Does a debt collection agency have a First Amendment right to place the acronym "WWJD" at the top of its letterhead?
That's going to be an issue in a federal lawsuit filed against the Bullseye Collection Agency of Minnesota.
A Minnesota couple is suing a debt collection agency for putting the initials “WWJD” on its collection letters, arguing that it breaks an anti-harassment law by portraying debtors as hell-bound sinners.
Sara and Mark Neill of Becker, Minn., received three letters from Bullseye Collection Agency, Inc. in 2008 with the letters “WWJD”—an acronym commonly understood to mean “What Would Jesus Do?”—printed in the upper right-hand corner.
The suit seems to me to be a real stretch. While it is indisputably tacky, tasteless, and offensive to use language which seems calculated to remind a debtor that "Jesus would call us to negotiate an installment plan on this overdue bill…" the actual text of the federal Fair Debt Collection Practices Act states:
A debt collector may not engage in any conduct the natural consequence of which is to harass, oppress, or abuse any person in connection with the collection of a debt.
And goes on to prohibit:
The use of obscene or profane language or language the natural consequence of which is to abuse the hearer or reader.
No other part of the Act would apply here. While debt collection is a heavily (some say not heavily enough) regulated industry, and the First Amendment's protection for commercial speech (which is what debt collection is) is less stringent than that for political or religious speech, the court reviewing this case will have to work from the text of the Act Congress wrote.
And I don't think a clear case can be made that, whatever these plaintiffs felt on receiving the letter, the term "WWJD?" is harassing, oppressive, obscene or profane (in an irreligious sense – in a religious sense, invoking Jesus on a debt collection letter is blasphemy), or that the natural consequence of reading it is abuse.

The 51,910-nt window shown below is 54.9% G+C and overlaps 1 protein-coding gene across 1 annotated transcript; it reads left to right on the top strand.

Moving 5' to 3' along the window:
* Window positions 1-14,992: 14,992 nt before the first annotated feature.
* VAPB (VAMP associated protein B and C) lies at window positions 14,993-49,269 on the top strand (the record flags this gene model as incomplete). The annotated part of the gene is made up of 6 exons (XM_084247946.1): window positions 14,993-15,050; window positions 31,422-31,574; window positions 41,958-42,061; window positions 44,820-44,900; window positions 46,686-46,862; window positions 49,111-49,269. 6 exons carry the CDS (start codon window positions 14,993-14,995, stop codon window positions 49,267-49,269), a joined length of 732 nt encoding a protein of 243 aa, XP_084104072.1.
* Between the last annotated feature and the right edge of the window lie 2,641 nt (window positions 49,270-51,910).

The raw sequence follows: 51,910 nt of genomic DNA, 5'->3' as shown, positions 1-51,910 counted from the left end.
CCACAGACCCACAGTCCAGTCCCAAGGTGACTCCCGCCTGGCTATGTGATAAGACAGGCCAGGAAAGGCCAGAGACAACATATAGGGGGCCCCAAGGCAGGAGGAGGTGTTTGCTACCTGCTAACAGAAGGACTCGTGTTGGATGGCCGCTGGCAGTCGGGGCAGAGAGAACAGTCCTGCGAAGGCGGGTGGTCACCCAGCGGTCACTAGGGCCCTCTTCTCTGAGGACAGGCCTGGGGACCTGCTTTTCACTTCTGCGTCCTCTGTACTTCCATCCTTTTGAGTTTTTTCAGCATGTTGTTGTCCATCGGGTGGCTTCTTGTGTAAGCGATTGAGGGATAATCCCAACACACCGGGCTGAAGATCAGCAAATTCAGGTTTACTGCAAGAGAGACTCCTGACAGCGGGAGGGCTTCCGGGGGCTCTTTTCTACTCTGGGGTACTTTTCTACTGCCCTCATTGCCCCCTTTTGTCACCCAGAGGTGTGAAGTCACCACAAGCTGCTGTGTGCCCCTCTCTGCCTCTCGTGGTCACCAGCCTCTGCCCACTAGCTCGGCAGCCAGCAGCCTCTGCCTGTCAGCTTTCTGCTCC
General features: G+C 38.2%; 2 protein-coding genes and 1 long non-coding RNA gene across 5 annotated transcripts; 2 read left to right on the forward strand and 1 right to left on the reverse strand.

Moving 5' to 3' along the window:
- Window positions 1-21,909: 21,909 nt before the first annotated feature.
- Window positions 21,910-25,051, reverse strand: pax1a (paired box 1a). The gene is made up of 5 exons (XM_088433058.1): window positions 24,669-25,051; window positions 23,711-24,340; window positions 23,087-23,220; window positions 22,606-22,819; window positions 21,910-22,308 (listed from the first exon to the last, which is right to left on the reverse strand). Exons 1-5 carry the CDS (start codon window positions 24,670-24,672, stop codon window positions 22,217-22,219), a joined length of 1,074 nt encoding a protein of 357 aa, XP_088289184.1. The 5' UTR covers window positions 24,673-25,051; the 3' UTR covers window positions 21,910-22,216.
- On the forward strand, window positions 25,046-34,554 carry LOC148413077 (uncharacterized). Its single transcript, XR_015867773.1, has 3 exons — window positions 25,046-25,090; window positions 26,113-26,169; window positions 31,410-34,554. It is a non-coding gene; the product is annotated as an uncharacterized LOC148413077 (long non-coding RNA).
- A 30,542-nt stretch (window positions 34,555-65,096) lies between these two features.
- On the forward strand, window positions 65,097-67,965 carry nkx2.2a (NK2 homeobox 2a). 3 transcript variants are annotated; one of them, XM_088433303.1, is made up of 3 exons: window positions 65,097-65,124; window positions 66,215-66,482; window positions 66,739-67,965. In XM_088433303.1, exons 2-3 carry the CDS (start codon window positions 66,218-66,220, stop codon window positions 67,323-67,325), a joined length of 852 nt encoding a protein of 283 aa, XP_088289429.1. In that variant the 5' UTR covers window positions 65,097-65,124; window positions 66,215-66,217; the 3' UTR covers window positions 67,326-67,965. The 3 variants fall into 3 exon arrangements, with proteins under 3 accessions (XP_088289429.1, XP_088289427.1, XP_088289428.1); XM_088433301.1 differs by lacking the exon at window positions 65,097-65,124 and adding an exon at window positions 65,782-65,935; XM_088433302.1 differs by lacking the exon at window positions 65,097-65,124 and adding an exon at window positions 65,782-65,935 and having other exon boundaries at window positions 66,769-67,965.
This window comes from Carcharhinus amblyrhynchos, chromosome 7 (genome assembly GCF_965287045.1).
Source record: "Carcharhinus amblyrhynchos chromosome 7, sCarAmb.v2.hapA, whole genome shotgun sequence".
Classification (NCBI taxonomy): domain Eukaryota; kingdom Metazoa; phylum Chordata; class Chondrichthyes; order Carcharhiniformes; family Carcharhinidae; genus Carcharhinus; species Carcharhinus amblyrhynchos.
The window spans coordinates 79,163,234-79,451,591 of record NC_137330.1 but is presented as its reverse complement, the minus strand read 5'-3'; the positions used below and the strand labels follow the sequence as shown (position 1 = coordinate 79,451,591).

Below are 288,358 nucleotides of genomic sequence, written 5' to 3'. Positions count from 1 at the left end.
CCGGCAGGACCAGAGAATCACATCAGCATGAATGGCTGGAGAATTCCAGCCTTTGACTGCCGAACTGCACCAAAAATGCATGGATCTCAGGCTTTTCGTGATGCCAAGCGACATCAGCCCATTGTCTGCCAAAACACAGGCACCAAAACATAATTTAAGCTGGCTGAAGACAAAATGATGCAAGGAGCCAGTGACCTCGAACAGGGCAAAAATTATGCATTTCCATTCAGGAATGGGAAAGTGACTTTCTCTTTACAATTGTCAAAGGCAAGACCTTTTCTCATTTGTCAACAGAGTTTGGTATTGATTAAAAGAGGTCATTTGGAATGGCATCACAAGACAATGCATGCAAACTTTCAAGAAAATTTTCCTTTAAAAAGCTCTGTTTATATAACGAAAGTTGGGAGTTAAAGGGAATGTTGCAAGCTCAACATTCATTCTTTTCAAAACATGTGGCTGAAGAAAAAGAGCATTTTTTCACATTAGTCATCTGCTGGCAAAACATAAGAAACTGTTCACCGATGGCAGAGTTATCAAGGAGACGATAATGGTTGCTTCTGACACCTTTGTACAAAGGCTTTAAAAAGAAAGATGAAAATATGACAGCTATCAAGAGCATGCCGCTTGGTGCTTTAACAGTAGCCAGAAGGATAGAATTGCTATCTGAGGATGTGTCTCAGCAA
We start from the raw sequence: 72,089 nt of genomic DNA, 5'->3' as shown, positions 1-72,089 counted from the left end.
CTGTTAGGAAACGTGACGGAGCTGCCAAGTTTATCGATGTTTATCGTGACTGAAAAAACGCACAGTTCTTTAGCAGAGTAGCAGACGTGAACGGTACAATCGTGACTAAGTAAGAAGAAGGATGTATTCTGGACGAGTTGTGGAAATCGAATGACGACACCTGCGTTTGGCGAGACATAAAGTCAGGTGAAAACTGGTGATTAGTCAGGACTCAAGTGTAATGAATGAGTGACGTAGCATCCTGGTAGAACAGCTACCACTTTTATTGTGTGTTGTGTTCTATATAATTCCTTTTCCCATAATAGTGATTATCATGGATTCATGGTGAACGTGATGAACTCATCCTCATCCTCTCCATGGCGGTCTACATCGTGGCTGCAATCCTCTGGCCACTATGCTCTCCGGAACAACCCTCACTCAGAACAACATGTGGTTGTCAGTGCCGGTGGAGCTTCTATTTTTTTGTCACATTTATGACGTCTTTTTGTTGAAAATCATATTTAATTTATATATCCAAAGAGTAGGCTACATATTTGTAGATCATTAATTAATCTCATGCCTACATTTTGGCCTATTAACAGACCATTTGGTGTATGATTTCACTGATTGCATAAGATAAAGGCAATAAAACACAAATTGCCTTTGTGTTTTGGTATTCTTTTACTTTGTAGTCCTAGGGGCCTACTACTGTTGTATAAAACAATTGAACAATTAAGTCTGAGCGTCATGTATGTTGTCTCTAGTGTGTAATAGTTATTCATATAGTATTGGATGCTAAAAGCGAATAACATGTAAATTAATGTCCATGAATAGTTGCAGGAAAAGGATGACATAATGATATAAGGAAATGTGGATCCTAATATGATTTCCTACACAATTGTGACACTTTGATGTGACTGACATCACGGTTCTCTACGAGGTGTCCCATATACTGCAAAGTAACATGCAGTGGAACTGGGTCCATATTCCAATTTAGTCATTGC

Of course the most comical aspect is that Bullseye's attorney, in the first report I could find on this story, seemed ashamed of what his client was doing, as though Bullseye didn't clearly mean to ask deadbeats to man up and pay up, just like Jesus Christ:
The “WWJD” is standard on Bullseye letterhead and is “the furthest thing possible from harassment,” he said.
“It’s not like it’s a fish symbol or specific Christian statement; it can be interpreted in a lot of different ways,” Staver said.
What Would Jason from Friday the Thirteenth Do?
When Will Jon and Kate Gosselin Divorce?
Now that the case has gone further, and Bullseye's motion to dismiss for failure to state a valid claim has been denied, the lawyer has manned up and stated that, yes, his client does have a First Amendment right to stamp WWJD on the letterhead, and any act of Congress that prohibits that is unconstitutional infringement of religious freedom.
Which is wrong as well. Clearly a debt collector couldn't publish the text of say, Hebrews 10: 30-31 on its letterhead:
30For we know him that hath said, Vengeance belongeth unto me, I will recompense, saith the Lord. And again, The Lord shall judge his people.
31It is a fearful thing to fall into the hands of the living God.
Or for that matter Sura 69 of the Koran, which teaches us:
We shall say: 'Lay hold of him and bind him. Burn him in the fire of Hell, then fasten him with a chain seventy cubits long. For he did not believe Allah the tremendous, and urged not on the feeding of the wretched. Today he shall be friendless here; filth shall be his food, the filth which sinners eat.
Fortunately for Bullseye, while its tactics seem sleazy to me, this is a simpler case. The court will never need to reach the Constitutional issue. WWJD in the context of a collection letter is not naturally harassing, degrading, profane, oppressive, etc. The suit will probably run through discovery, to be dismissed at summary judgment.
For a more neutral view of the case, see this post from Religion Clause in May.